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Tennis for Two, created in 1958 by William Higinbotham as a novelty demonstration for the Brookhaven National Laboratory’s annual public exhibition, is widely considered the first true video game as we know them. It displayed a two-dimensional profile view of a tennis ball bouncing back and forth across a court on an , amazing the public. In the 60 years since then, oscilloscopes have come a long way. But, that doesn’t mean they can’t still be used for gaming, as demonstrated by Jason Gin of Rip It Apart.

Gin owns a Keysight InfiniiVision DSOX1102G digital oscilloscope, which is one of the company’s mid-range models. It’s packed with all of the features one would expect from a modern oscilloscope, and that includes complex software for monitoring and graphing signals. As it turns out, that software runs on Microsoft Windows Embedded CE 6.0, which is commonly used for and embedded systems. It was, for example, what was running on the Microsoft Zune HD. The version running on Keysight oscilloscopes is heavily modified with a custom GUI, but Gin was able to gain access to the desktop.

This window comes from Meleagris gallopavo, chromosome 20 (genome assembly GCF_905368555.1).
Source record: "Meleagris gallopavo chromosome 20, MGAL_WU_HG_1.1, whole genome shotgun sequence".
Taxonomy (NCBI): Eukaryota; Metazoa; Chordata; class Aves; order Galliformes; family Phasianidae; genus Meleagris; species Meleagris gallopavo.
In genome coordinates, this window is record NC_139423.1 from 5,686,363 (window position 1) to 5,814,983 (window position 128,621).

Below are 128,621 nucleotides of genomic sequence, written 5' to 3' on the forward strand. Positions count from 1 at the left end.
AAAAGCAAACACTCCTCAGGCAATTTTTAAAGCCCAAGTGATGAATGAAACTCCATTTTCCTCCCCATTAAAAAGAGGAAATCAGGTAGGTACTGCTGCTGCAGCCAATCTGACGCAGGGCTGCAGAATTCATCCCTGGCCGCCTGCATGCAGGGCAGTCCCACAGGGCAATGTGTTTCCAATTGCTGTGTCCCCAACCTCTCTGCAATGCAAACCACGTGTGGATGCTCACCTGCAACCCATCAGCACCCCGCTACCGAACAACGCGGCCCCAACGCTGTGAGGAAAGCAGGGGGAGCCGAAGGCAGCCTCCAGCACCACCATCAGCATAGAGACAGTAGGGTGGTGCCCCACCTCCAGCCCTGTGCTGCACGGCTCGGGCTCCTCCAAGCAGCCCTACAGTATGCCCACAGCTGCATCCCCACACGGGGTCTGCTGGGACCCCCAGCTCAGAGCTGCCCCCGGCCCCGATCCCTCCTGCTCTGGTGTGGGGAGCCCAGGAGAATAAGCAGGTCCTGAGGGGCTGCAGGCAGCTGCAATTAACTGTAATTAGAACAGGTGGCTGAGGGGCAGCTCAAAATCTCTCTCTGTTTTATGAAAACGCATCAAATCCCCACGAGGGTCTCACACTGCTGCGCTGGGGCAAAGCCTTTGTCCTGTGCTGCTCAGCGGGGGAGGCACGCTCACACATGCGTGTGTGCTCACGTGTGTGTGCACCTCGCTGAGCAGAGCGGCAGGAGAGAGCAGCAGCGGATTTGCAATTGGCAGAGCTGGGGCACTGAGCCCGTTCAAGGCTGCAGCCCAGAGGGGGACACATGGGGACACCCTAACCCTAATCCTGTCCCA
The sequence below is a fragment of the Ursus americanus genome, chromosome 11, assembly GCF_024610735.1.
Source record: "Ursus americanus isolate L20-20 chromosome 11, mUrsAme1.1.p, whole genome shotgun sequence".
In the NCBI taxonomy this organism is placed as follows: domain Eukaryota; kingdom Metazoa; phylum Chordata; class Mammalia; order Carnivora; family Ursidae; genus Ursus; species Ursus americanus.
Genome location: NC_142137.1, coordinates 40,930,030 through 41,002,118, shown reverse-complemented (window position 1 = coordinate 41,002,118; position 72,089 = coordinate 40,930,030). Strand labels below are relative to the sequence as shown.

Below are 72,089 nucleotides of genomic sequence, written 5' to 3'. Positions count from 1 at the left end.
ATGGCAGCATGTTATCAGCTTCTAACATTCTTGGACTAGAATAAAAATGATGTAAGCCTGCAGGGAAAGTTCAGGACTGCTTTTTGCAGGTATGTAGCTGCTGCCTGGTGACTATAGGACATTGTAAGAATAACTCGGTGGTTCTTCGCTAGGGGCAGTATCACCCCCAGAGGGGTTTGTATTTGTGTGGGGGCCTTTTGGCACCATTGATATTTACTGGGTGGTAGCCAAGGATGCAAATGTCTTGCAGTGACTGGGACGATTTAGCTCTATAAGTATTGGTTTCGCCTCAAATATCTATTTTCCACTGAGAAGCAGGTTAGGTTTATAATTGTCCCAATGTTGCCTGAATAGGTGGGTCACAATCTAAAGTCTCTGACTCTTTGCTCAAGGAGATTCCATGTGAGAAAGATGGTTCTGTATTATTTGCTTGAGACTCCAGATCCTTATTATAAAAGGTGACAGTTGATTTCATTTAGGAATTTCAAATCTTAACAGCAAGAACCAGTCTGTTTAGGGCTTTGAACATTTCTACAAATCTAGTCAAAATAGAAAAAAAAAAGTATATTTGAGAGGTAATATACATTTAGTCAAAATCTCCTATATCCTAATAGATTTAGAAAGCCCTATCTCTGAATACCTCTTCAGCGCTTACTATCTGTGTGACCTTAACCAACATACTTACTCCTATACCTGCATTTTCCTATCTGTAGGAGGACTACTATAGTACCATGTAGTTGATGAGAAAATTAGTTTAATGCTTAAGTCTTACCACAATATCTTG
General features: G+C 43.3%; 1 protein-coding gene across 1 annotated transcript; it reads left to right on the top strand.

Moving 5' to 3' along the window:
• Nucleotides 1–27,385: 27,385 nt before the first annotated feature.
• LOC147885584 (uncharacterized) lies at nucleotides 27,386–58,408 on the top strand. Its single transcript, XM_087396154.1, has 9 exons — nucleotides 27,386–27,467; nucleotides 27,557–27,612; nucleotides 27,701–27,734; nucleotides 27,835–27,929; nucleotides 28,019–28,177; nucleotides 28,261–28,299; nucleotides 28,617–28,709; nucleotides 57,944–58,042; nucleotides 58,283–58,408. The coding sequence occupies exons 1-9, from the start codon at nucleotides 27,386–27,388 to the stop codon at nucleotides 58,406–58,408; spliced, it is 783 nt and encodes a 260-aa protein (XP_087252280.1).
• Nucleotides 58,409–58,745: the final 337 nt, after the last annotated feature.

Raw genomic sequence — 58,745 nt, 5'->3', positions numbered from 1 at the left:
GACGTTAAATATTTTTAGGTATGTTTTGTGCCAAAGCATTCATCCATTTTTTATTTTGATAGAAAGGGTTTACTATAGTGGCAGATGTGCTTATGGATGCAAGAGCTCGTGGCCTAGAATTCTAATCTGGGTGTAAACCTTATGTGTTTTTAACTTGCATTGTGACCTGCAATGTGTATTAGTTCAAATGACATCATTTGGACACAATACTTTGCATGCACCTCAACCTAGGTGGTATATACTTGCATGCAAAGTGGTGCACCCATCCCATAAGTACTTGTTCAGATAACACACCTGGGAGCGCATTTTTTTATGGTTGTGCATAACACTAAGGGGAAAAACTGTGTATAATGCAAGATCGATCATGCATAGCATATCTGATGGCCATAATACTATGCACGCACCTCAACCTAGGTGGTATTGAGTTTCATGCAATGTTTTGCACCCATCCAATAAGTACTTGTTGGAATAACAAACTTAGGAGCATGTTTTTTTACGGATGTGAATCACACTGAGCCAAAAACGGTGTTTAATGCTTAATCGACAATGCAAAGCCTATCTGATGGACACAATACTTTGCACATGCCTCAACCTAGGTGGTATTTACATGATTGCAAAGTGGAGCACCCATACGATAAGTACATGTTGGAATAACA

Gin’s journey started when it came to his attention that some actions would cause the ‘scope to crash, and when it did a taskbar and pointer were visible for a moment. After copying over a few of the utility programs necessary for the desktop to run, Gin was able to gain access the full Embedded 6.0 desktop and keep it stable. With the desktop available, Gin did what any sane would do and installed DOOM. It may not be running at a blistering 120FPS, but in a 320×240 windowed mode Gin reports that is entirely playable on his oscilloscope.



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